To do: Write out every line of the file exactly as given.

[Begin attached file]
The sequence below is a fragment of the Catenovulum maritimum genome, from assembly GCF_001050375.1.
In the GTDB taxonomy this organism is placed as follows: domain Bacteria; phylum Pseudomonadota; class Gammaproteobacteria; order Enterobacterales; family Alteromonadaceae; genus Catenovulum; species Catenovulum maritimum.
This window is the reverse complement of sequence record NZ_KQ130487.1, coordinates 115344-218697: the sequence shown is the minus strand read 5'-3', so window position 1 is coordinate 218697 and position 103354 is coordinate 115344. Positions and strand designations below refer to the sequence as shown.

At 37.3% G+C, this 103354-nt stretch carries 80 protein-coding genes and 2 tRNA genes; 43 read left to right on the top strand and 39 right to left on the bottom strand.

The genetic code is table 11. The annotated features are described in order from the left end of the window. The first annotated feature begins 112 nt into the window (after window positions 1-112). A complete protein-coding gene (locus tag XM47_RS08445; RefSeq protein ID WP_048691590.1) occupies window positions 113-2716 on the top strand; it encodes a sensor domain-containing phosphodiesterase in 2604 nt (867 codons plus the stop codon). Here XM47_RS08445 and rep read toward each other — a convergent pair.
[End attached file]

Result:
The sequence below is a fragment of the Catenovulum maritimum genome, from assembly GCF_001050375.1.
In the GTDB taxonomy this organism is placed as follows: domain Bacteria; phylum Pseudomonadota; class Gammaproteobacteria; order Enterobacterales; family Alteromonadaceae; genus Catenovulum; species Catenovulum maritimum.
This window is the reverse complement of sequence record NZ_KQ130487.1, coordinates 115344-218697: the sequence shown is the minus strand read 5'-3', so window position 1 is coordinate 218697 and position 103354 is coordinate 115344. Positions and strand designations below refer to the sequence as shown.

At 37.3% G+C, this 103354-nt stretch carries 80 protein-coding genes and 2 tRNA genes; 43 read left to right on the top strand and 39 right to left on the bottom strand.

The genetic code is table 11. The annotated features are described in order from the left end of the window. The first annotated feature begins 112 nt into the window (after window positions 1-112). A complete protein-coding gene (locus tag XM47_RS08445; RefSeq protein ID WP_048691590.1) occupies window positions 113-2716 on the top strand; it encodes a sensor domain-containing phosphodiesterase in 2604 nt (867 codons plus the stop codon). Here XM47_RS08445 and rep read toward each other — a convergent pair.